Korea’s Hoesung Lee elected as IPCC chair

Hoesung Lee, the new IPCC Chair (PHOTO: EPA)
Hoesung Lee, the new IPCC Chair (PHOTO: EPA)

By Atâyi Babs

The Intergovernmental Panel on Climate Change (IPCC) elected Hoesung Lee of the Republic of Korea as its new Chair on Tuesday.

Hoesung Lee was elected by 78 votes to 56 in a run-off with Jean-Pascal van Ypersele. A total of six candidates including Ogunlade Davidson (Sierra Leone), Hoesung Lee (Republic of Korea), Nebojsa Nakicenovic (Austria and Montenegro), Thomas Stocker (Switzerland), Jean-Pascal van Ypersele (Belgium) were nominated for the position.

The election took place in Dubrovnik, Croatia, where the IPCC is holding its 42nd Session. Elections for other positions on the IPCC Bureau, including the Co-Chairs of the IPCC Working Groups, will take place over 6-8 October.

The election of the new Bureau, which will have 34 members including the Chair, opens the way for work to start on the IPCC’s Sixth Assessment Report, expected to be completed in 5-7 years.

The new IPCC Chair

Lee, aged 69, is professor in the economics of climate change, energy and sustainable development at Korea University’s Graduate School of Energy and Environment in the Republic of Korea. He is currently one of the IPCC’s three vice-chairs.

He succeeds Rajendra Pachauri of India, who resigned from his post this past February after allegations of sexual harassment (which he denied).

“I am honoured and grateful that the Panel has elected me as the IPCC’s new Chair,” said Hoesung Lee. “The IPCC remains deeply committed to providing policymakers with the highest quality scientific assessment of climate change, but we can do more.”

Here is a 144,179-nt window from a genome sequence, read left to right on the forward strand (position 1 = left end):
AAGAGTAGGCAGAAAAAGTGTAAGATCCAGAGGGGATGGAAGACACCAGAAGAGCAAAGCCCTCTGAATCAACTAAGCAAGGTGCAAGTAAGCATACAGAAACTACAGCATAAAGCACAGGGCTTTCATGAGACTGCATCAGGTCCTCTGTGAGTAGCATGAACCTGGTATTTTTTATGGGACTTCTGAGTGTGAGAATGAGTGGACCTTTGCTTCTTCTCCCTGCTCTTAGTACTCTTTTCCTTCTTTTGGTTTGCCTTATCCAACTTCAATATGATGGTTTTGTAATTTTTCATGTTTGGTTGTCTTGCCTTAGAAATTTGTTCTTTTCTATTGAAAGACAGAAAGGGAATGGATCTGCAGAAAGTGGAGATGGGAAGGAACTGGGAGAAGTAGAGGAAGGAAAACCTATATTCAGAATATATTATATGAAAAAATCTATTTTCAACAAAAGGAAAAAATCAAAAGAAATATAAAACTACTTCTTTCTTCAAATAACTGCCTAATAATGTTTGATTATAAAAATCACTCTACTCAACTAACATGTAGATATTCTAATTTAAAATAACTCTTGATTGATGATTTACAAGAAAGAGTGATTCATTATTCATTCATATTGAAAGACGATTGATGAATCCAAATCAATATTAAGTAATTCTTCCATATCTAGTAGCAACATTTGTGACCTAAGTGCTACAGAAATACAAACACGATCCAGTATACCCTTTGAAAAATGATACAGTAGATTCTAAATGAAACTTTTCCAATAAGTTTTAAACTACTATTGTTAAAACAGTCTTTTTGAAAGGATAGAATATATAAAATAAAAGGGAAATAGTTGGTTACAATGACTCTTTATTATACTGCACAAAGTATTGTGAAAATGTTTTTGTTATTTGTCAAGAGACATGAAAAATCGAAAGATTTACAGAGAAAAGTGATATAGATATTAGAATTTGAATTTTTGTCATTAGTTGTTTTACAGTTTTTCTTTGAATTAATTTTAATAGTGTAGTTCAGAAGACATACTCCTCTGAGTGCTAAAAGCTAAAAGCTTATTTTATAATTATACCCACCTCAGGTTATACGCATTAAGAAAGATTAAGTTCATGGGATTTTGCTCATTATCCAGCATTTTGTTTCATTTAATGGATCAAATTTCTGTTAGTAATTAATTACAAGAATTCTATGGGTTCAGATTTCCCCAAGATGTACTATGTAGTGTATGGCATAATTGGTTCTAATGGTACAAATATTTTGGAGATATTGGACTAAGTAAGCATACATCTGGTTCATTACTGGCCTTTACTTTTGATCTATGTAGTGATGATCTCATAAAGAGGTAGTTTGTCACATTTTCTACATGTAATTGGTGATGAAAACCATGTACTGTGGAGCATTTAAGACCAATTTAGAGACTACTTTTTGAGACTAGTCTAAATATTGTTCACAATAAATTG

In a statement released earlier this year, Lee wrote that “I  want to  support  what  has  worked,  keep  what  is  needed  and  change  what  needs improvement across IPCC’s mode of operation, its activities and communication of its findings.” He cited needs to “enhance  participation  of  developing  country  experts” in IPCC’s activities, to incorporate  “inputs  from  the  business,  industry  and  finance where  the  messages  from  science  and  policy  communities  are  interpreted and acted upon,” and to “pay special attention to climate change issues associated with job creation, health,  innovation and technology  development, energy  access  and  poverty alleviation.”

Latest IPCC assessment report

The IPCC completed its Fifth Assessment Report (AR5) in November 2014 and the key findings of the AR5 Synthesis Report are:

* Human influence on the climate system is clear

* The more we disrupt our climate, the more we risk severe, pervasive and irreversible impacts; and

* We have the means to limit climate change and build a more prosperous, sustainable future.

The Intergovernmental Panel on Climate Change (IPCC) is the world body for assessing the science related to climate change.

The IPCC was set up in 1988 by the World Meteorological Organization (WMO) and United Nations Environment Programme (UNEP), is endorsed by the United Nations General Assembly, to provide policymakers with regular assessments of the scientific basis of climate change, its impacts and future risks, and options for adaptation and mitigation.

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